A simple agreement for future equity, or SAFE, is a contract between a company and an investor under which the investor puts money into the company in exchange for a promise to issue shares in the future upon the occurrence of a triggering event (usually the company's first round of venture capital financing).
Like preferred stock or convertible debt, a SAFE enables investors to participate in a company's growth (if it succeeds) and get their money out before other investors (if it fails). But unlike preferred stock or convertible debt, a SAFE avoids the need to value the company when the SAFE is issued. SAFEs are increasingly popular tools in both angel investor rounds and equity crowdfundings.
There are two types of SAFE: the pre-money SAFE, in which the number of shares the investor gets upon a triggering event is determined right before the triggering event occurs; and the post-money SAFE, in which the number of shares is determined immediately after the triggering event occurs.
So how are SAFEs treated for accounting or tax purposes: Are they "debt"? Are they "equity"? Or are they something else in between?
Since with SAFEs it isn't possible to calculate the exact number of shares (or percentage of the company) an investor will receive when the SAFE is issued, the answer is somewhat complicated.
For tax purposes, a SAFE is not considered debt because of the following:
— There is no fixed maturity date.
— There is no payment schedule.
— There is no interest.
Whether a SAFE is considered equity is more complicated.
There is a general consensus that a pre-money SAFE will be treated as a variable prepaid forward contract (VPFC) or derivative contract for tax purposes, since the buyer pays the seller the purchase price at the time the contract is entered into rather than on the date of delivery of the property, and a variable amount of property is transferred at closing of the contract. With a VPFC, neither the issuing company nor the investor recognizes taxable income when the SAFE is issued.
The more likely it is when the SAFE is issued that the SAFE will convert into shares of stock, the likelier the IRS will treat the SAFE as equity. For example, if the SAFE is issued at a time when equity financing (and, therefore, conversion) is substantially certain to occur very soon after its issuance, the issuance of the SAFE more strongly resembles the receipt of equity rather than a derivative.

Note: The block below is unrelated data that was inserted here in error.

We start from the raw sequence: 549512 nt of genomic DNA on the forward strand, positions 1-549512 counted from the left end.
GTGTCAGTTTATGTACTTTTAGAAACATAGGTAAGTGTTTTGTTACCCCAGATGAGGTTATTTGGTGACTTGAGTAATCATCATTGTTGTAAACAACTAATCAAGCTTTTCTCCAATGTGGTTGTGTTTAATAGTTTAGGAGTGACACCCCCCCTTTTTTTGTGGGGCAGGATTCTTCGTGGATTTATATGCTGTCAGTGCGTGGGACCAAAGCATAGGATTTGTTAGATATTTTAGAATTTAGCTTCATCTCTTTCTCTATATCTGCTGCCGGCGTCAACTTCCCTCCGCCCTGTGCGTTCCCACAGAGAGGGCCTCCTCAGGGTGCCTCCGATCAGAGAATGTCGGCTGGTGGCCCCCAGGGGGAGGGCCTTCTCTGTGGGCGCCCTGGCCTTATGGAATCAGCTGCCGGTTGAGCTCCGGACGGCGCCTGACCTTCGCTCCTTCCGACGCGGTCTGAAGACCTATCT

A post-money SAFE is more likely than a pre-money SAFE to be treated as equity for tax purposes because of the following:
— Holders have rights to receive dividend payments when a cash dividend is paid on outstanding shares of common stock before the triggering event occurs.
— If the company fails or is acquired by another company, the SAFE holder's right to receive its cash-out amount is junior to the payment of any outstanding indebtedness or creditor claims; on par with payments for other SAFEs and/or preferred stock; and senior to payments for common stock.
This means the holder will be taxed on the difference between what he or she initially invested and the value of the stock received in exchange for the SAFE when the triggering event occurs.
So should you invest in a SAFE rather than preferred stock? The answer, as so often, is it depends on the fine print in the SAFE document.
If you think the company is planning just a single round of SAFE financing before seeking traditional venture capital investments, a pre-money SAFE is probably OK. Neither you nor the company will pay taxes until the triggering event (the venture capital round) occurs, and the company will probably appreciate the fact that it doesn't have to do a formal valuation, which can be very costly and time-consuming.
Just be sure the contract is crystal clear about where you will stand if the company fails or is acquired by another company. Ideally, you should be in the same place as a preferred stockholder: You get paid after all debt is paid but before the common stockholders.
If you think the company is going to launch multiple SAFE financing rounds before seeking traditional venture capital investment, insist on a post-money SAFE. You won't be diluted by future SAFE investors, and there's a good chance the stock you receive when the triggering event occurs will qualify for special treatment when you sell it (under Section 1202 of the Internal Revenue Code, the first $5 million of gain from qualified small business stock is exempt from tax).
If you are an entrepreneur, should you consider one or more SAFE rounds before seeking traditional venture capital investors? Again, it depends.
Yes, if you are extremely disciplined and you know exactly how your ownership of the company will be diluted after each SAFE round takes place.
No, if you are in just about any other situation.
For an excellent article on the pitfalls of SAFEs, see Pascal Levensohn and Andrew Krowne's article "Why SAFE Notes Are Not Safe for Entrepreneurs."
Cliff Ennico ([email protected]) is a syndicated columnist, author and former host of the PBS television series "Money Hunt." This column is no substitute for legal, tax or financial advice, which can be furnished only by a qualified professional licensed in your state. To find out more about Cliff Ennico and other Creators Syndicate writers and cartoonists, visit our webpage at www.creators.com.